To improve on our track record, we need to understand the effect of our treatments on both the tumor and the host, and we need to appreciate the complexity of the tumor-host interface. Recently, for example, by examining human prostate tumors before and after chemotherapy, we identified a spectrum of proteins secreted in the tumor microenvironment. The secretion of Wnt ligand WNT16B in the tumor microenvironment was found to activate the Wnt pathway in tumor cells in a paracrine manner.[28] Wnt pathway activation, in turn, induced chemotherapy resistance in tumor cells. This is but one example of the complexity of adaptive resistance and the importance of host microenvironmental factors.

This example illustrates the point that in addition to molecular speciation of tumor cells to individualize therapy, we need to turn our attention to the host-tumor interface. To do so, we would do well to study advanced prostate cancer in its natural environment, ie, human metastases. Analysis of human metastatic CRPC tumors, as well as preclinical studies of drugs using orthotopic models and/or immunocompetent animals, are therefore essential components of successful target development.

To this end, two “Prostate Cancer Dream Teams,” funded by the Stand Up To Cancer Foundation, the Prostate Cancer Foundation, and the American Association for Cancer Research, are working to understand the drivers of lethal patient CRPC tumors by using comprehensive sequencing-based approaches to characterize human tumor specimens in the context of treatment response and resistance. It is our hope that this work will clarify the relevant resistance mechanisms and enable sophisticated, individualized cotargeting strategies, and that this work will give rise to a new era of success in the development of targeted therapy for prostate cancer.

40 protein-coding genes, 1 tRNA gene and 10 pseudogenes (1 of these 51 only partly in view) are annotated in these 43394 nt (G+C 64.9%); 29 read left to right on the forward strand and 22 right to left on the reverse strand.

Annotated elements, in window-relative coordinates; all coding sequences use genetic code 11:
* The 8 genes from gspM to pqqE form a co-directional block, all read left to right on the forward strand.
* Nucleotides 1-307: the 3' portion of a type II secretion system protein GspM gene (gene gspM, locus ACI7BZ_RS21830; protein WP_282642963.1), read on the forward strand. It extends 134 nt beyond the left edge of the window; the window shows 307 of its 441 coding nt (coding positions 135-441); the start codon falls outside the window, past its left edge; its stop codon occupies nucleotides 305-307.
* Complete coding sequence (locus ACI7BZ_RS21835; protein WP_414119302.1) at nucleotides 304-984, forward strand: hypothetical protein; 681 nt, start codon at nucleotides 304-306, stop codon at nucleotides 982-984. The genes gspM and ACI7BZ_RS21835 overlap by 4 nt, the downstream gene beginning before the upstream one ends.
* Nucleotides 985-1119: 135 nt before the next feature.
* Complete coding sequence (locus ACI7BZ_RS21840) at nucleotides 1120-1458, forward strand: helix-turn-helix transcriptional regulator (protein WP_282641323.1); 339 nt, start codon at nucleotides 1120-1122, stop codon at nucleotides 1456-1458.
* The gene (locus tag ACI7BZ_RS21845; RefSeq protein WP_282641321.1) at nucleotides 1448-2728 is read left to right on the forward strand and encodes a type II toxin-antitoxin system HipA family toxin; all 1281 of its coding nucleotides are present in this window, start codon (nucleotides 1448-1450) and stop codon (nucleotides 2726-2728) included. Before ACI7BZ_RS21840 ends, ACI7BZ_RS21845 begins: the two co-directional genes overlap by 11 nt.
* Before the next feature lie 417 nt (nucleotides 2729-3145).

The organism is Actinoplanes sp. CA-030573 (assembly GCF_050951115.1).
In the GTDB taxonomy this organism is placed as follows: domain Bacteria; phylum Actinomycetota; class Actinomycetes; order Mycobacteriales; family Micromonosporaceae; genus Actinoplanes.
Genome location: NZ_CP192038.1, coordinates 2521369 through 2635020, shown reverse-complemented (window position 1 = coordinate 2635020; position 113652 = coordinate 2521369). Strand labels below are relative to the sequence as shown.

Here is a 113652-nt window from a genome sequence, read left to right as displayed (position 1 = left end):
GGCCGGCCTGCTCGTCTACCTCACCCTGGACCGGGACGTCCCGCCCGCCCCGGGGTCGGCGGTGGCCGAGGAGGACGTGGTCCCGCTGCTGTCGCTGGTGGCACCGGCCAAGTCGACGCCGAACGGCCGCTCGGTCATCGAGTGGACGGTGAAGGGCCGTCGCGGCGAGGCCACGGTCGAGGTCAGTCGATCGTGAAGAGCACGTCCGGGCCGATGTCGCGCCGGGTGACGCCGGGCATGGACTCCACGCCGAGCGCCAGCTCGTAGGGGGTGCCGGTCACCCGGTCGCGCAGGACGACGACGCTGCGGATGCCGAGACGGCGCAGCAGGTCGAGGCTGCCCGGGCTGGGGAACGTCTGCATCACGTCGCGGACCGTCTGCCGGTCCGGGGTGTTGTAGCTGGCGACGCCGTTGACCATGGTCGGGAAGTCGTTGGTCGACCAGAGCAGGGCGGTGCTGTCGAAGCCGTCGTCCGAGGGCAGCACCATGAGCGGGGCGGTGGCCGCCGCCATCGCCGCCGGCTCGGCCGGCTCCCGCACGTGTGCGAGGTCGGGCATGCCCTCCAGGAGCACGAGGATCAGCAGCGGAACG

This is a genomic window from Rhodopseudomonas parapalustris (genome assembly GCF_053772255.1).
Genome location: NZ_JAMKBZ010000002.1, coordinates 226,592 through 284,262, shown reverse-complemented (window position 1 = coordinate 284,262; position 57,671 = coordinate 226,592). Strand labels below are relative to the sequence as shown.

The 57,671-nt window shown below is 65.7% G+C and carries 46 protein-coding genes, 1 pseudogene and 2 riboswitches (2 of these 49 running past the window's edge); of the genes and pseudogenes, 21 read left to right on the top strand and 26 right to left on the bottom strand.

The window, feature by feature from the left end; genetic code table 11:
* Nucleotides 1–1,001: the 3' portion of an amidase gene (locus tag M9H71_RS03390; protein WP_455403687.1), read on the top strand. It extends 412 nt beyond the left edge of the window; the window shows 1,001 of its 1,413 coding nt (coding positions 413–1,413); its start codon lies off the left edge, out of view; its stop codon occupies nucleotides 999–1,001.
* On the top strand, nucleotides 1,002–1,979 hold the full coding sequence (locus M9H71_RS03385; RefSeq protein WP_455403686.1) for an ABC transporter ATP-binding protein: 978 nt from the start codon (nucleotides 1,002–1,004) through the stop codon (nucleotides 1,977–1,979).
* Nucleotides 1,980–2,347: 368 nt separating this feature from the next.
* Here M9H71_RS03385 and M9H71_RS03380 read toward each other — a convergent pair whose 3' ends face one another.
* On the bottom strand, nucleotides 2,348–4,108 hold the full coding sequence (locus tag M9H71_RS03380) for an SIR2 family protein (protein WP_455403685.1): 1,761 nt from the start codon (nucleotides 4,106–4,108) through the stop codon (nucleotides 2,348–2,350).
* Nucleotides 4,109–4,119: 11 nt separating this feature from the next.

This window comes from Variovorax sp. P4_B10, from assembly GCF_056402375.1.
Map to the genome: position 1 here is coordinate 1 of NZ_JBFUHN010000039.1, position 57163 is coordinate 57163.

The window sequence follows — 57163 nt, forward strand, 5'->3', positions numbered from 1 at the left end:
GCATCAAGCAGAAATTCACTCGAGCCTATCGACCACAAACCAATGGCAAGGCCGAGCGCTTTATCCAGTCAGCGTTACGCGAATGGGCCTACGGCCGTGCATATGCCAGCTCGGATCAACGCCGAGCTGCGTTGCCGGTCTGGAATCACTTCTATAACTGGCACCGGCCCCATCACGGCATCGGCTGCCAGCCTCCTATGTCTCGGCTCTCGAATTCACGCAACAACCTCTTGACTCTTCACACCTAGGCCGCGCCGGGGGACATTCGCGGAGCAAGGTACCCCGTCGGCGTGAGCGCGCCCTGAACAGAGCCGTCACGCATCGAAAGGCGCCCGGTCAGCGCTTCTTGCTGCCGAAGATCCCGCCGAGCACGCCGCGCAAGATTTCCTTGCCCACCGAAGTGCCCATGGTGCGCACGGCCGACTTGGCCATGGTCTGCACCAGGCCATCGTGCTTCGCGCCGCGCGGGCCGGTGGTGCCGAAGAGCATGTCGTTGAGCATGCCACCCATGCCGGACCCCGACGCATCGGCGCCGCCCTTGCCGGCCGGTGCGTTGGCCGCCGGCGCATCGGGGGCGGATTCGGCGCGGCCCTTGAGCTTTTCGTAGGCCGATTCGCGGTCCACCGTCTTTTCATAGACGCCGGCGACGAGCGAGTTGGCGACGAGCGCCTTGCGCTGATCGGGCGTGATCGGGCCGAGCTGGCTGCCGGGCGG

We in the medical community have been down this road before, using an iterative approach that ultimately resulted in effective drug combinations. That is how we developed curative treatments for tuberculosis and how multi-drug cocktails have rendered HIV infection a chronic disease in much of the world. However, because of the way targeted therapies in CRPC have been historically developed and tested, we have not had the necessary knowledge to make the same strides as our infectious disease colleagues.

The German philosopher Friedrich Nietzsche is credited with the aphorism “that which does not destroy me, makes me stronger.” Nietzsche’s aphorism also applies to CRPC: Any cancer that is not cured by a treatment gains strength through surviving that treatment. We must do better. We need to understand each patient’s cancer and its microenvironment well enough to develop targeted treatments that will kill the tumor the first time-for if we let it escape, 70 years of prostate cancer research teaches us that our job will only get harder.

Financial Disclosure:Drs. Alumkal, Graff, and Beer have received research funding from Amgen, Aragon Pharmaceuticals, Astellas Pharma, AstraZeneca, Bristol-Myers Squibb, Cougar Biotechnology, Dendreon, ImClone Systems, Janssen Pharmaceuticals, Medivation, Millennium, Novartis, OncoGeneX, and Sanofi-Aventis.

References: